It was a hot August morning, and the sky was that brassy white color, like the lid on a casserole dish. Mal was gently wheeling a beehive on a dolly to its new position near the blueberry field. He’d poured so much smoke into the bees that they were comatose.

I leaned against a fence post and folded my arms. “I know what’s wrong with me. You know what’s wrong with me. I don’t need a psychiatric evaluation.” I tried to sound defiant, but inside I was quivering with terror.


Continue reading “Malcontent sneak peek and Kindle Unlimited freebies”

Almonds, bees, and monsters–writing what you know

Writing instructors always say “write what you know”. I’ve always taken that to mean “write what you’ve felt or experienced in some way”. For instance, I’ve never been mauled by an animal, but I’ve been pecked by chickens, bitten by dogs, and scratched bloody by an iguana. Extrapolating from that is pretty easy.

But I wanted to go out on a limb and write something completely different from my Spacetime books. I grew up in California’s central valley, and spent many years of my childhood climbing/playing in a treehouse built in an almond tree in our back yard. I watched it bloom in the spring, picked almonds off it in the fall, and watched it sleep in the winter.

Also, one of my earliest memories was of my parents’ beehive. I must have only been two or three, and I got the bright idea to take a stick and see how far I could poke it into the beehive. A bee stung me right between the eyes.

Another memory is of watching my mom and dad harvest the honey. They had a centrifuge that to me looked as big as a garbage can. It filled the middle of our tiny kitchen. My parents were so delighted with the honey and the comb, and we had honeycomb in our freezer for months afterward, that it remains a very positive experience in my memory.

But what to write in a setting like this?

I wanted to write a romance, and I wanted there to be a monster. But I don’t like vampires, and I’ve done werewolves in other places. Also, every other creature has been done–I’m talking elves, fairies, angels, demons, every kind of animal shifter, witches, even Cthulhu has featured in a paranormal romance. I wish I were kidding about that last one.

Diana Wynne Jones says to look at what everyone else is writing, take that idea, rotate it 90 degrees, and write that. So I tried to do that by using a monster that is always bad. Always. I searched Amazon over and over, and in the few instances where this monster did pop up, they’re always pure evil. It was a challenge to take it and develop it into a sympathetic character whom you can root for, and even see working in a romance.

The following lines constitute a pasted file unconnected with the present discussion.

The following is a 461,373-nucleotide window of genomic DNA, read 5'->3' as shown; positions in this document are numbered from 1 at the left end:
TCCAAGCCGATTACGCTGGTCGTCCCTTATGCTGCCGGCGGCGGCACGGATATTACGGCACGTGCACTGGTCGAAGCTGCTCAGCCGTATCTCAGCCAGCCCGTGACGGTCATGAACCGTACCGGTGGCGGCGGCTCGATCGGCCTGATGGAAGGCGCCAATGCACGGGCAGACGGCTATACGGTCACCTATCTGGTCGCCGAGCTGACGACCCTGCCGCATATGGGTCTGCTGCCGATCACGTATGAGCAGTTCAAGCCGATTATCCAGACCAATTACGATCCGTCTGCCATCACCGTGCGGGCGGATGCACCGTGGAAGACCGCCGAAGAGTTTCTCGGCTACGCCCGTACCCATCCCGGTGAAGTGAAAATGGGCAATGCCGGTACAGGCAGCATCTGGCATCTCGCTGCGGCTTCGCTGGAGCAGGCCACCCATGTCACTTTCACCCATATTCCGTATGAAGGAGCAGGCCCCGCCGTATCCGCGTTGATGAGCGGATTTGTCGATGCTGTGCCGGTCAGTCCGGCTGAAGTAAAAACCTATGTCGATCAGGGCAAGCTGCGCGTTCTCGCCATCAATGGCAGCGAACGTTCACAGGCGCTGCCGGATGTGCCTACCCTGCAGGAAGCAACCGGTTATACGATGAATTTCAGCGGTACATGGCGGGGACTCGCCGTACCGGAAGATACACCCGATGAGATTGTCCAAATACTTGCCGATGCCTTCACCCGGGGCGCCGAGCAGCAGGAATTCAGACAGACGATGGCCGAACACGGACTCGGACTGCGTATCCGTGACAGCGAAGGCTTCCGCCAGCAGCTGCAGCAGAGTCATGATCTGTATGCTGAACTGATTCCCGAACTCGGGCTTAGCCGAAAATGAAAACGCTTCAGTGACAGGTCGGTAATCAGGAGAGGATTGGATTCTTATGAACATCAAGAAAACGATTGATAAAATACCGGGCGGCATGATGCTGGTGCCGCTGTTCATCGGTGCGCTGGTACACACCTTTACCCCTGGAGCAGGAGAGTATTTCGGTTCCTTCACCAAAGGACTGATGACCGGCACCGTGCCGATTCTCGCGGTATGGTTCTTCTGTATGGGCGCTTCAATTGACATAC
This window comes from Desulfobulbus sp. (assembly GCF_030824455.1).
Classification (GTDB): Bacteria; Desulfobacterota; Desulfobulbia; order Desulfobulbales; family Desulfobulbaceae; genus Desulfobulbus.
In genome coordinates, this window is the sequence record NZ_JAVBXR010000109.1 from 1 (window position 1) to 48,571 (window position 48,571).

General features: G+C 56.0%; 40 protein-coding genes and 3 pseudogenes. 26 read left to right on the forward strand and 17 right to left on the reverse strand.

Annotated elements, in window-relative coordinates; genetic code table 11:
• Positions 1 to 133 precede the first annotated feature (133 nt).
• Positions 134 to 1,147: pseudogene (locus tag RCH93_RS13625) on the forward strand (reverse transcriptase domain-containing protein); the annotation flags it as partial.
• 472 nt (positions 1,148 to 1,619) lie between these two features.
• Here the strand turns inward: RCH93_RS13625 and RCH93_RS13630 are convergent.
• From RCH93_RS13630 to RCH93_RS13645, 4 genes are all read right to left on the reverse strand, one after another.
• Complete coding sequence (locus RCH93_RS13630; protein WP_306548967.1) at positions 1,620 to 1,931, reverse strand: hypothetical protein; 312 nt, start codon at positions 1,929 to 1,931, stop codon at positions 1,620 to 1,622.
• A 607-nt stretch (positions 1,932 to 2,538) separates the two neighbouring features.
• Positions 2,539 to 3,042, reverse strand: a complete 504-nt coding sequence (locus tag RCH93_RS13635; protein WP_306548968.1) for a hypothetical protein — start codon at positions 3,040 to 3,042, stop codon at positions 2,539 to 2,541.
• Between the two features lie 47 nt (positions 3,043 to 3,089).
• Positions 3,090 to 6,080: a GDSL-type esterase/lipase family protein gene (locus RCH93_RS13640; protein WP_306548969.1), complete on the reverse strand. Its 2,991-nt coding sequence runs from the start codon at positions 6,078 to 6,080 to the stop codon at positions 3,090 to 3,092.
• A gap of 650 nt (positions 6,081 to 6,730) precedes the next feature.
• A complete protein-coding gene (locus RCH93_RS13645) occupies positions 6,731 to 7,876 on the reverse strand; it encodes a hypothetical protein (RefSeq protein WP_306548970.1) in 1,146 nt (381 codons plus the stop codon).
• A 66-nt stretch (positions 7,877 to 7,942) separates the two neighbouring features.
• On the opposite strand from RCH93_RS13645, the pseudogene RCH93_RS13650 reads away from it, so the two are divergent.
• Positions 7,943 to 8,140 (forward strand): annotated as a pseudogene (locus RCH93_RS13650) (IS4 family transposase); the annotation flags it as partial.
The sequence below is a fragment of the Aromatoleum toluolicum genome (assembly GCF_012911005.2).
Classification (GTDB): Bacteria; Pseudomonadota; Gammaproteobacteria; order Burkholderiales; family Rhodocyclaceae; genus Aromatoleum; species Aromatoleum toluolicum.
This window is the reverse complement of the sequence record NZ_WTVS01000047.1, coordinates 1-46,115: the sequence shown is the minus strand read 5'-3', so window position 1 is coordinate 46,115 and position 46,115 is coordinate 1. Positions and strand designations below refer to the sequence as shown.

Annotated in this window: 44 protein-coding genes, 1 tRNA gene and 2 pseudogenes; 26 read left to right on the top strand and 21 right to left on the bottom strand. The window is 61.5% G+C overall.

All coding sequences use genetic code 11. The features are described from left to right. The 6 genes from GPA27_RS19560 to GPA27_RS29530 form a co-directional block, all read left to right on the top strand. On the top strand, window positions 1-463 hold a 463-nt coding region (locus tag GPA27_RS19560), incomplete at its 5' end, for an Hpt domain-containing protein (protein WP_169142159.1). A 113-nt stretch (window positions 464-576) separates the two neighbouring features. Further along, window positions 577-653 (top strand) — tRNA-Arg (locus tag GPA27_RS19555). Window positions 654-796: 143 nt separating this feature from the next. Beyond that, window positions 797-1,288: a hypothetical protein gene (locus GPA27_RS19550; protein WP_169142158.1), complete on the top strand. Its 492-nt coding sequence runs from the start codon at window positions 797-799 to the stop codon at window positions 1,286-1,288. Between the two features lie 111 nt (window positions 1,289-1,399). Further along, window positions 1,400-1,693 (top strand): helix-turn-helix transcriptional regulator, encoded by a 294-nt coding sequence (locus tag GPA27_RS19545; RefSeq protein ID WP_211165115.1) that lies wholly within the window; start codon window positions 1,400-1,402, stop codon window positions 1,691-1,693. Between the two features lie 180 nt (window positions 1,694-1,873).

Basically, I wrote that I knew–my childhood environment, my fascination with beekeeping, and an unusual monster who is never portrayed as a hero–and out came Malevolent.

malevolent-cover3

Libby is a high school senior who should be preparing for graduation. Instead, she’s been bedridden for six months with valley fever, stuck on her father’s farm in California’s central valley.

When the beekeepers arrive in February, bringing their bees to pollinate the almond crop, one of them looks like a vampire, acts like a vampire, says his name is Malevolent, and tries to murder Libby’s lousy boyfriend. Yet he offers her honey that dramatically improves her illness, and his bees sing words that she can understand.

Mal took up beekeeping in order to preserve the last remnants of his humanity. What started as a simple trip to California quickly turns into something far more complicated, as he meets a lovely girl who is deathly ill, infected by Mal’s own brother. Feeling guilty and responsible, Mal sets out to heal her with his precious, magic-infused honey, and with each passing day, comes closer to breaking his personal creed:

Befriend Many, Serve Some, Trust Few, Love None.

Once healed, Libby has the strength to break up with her boyfriend–touching off a war between Mal and his brother. This escalates into a realm of awful magic Libby has never dreamed of, where she is both pawn and prize in the battle against a Necromancer. In the end, Libby must face her growing feelings for Mal, and decide whether to destroy him–or rescue him from his soulless existence.

Available on Amazon

It was fun to “write what I knew”. I got to go back and research my hometown in a new way, as well as how almond orchards work, and the importance of bees to the farmers. What came out was Malevolent, a complete labor of love.